PHILADELPHIA – Records from the Philadelphia County Court of Common Pleas reveal more than 3,000 new Risperdal lawsuits were filed in the first three months of 2017, driving up the total number of filings in this mass tort program to more than 5,500.

Complex Litigation Center Director Stanley Thompson said he was “aware” of the filings, and the CLC would “deal with them in due course.” Meanwhile, Jason Itkin of Arnold & Itkin in Houston, a plaintiffs attorney who last year won a $77 million verdict for one of his Risperdal clients in a Philadelphia courtroom, says the clock is now ticking on similar claims.

“Johnson & Johnson caused the increase in filings by cancelling tolling agreements on thousands of cases. Johnson & Johnson knew that its strategy would increase the number of cases filed and the burden on the Court,” Itkin said.

Itkin explained the tolling agreements essentially paused the statute of limitations deadline within which a lawsuit needed to be filed and said the company's actions indicated it wanted more litigation in Pennsylvania and not less.

“There was no expiration date on the tolling agreement. But either side had the right to cancel the agreement,” Itkin stated.

Itkin indicated that the rescinding of the Pennsylvania tolling agreement came after a Philadelphia jury awarded a Tennessee plaintiff a record-setting verdict award of $70 million. Judge Paula Patrick later added almost $7 million in delay damages.

However, a company representative refuted such a claim when asked.

“We do not have insight into plaintiffs' choices regarding when and where they initiate lawsuits,” Jessica Castles Smith said. 

Smith is a spokesperson for Risperdal's manufacturer, Janssen Pharmaceuticals, Inc. - a Johnson & Johnson subsidiary.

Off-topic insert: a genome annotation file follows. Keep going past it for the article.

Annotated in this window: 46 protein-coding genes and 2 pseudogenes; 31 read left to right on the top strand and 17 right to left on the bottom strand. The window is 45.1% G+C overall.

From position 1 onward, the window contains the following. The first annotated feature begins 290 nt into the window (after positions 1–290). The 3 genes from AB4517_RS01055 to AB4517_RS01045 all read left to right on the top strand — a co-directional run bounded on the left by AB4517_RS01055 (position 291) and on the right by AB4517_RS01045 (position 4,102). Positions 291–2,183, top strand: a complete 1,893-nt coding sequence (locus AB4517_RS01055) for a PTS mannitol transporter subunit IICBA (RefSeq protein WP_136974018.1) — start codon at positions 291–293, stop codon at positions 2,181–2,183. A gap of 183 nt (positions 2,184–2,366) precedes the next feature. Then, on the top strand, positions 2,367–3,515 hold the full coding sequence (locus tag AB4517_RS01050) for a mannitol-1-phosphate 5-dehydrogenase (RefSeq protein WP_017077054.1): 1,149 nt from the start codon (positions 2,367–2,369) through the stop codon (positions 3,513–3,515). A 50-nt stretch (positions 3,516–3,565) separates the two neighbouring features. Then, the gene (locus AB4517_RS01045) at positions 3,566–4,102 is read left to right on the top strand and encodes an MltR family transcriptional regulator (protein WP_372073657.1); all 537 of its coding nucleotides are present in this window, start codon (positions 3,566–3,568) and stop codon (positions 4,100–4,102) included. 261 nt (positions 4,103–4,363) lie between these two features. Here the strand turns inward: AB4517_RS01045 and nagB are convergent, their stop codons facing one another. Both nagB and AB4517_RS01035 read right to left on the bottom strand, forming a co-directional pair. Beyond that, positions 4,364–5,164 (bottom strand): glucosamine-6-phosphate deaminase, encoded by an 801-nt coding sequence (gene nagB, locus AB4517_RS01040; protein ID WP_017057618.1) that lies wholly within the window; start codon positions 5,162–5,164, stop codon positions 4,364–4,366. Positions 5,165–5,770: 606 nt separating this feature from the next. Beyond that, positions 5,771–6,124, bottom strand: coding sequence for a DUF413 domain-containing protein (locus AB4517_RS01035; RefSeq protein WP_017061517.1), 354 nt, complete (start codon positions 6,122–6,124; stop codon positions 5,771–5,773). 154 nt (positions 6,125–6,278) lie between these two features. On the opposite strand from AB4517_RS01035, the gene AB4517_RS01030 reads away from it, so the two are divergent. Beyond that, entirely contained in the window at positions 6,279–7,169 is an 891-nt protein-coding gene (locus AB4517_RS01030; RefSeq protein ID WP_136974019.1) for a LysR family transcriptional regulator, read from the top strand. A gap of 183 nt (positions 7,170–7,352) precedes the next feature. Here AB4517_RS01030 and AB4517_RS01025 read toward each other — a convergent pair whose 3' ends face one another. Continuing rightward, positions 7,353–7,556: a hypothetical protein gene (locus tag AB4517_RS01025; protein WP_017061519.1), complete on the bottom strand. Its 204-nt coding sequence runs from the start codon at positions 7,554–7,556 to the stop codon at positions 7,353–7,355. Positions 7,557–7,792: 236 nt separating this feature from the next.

With eight Risperdal cases having gone to verdict in Philadelphia court’s mass tort program, plaintiffs have won four verdicts and the drug’s manufacturer have won four dismissals in the initial trials. Appeals are still pending in the state's Superior Court.

The cases filed generally allege Risperdal use caused boys and young men to undergo gynecomastia, or the development of female breast tissue.

Many plaintiffs do not live in Pennsylvania, something that is not unusual for mass tort programs concerning pharmaceuticals in Philadelphia's CLC. Traditionally, more than 80 percent of plaintiffs in the CLC's several programs come from other states.

But in 2016, that figure dipped to 74 percent.

Pledger v. Janssen Pharmaceuticals

The first Risperdal trial to be decided in Philadelphia concerned plaintiff Austin Pledger from Alabama. He and his family sued Janssen in April 2012 for damages resulting from Pledger's development of gynecomastia after being prescribed Risperdal. In February 2015, a jury awarded Pledger $2.5 million in damages.

Cirba v. Janssen Pharmaceuticals

The next case to be decided in the Risperdal series was brought by William Cirba of Pennsylvania. Cirba was prescribed the drug to treat oppositional defiant disoder, and allegedly developed gynecomastia as a result. However, a jury found in March 2015 that Cirba's condition did not result from taking Risperdal and found in favor of Janssen.

Murray v. Janssen Pharmaceuticals

The third case concerning Risperdal was brought by plaintiff Nicholas Murray of Maryland. He was prescribed Risperdal for treatment of his autism and claimed he consequently grew breast tissue because Janssen failed to provide adequate warning of the drug's side effects to his physician. A Philadelphia jury agreed and awarded Murray $1.75 million in November 2015.

Stange v. Janssen Pharmaceuticals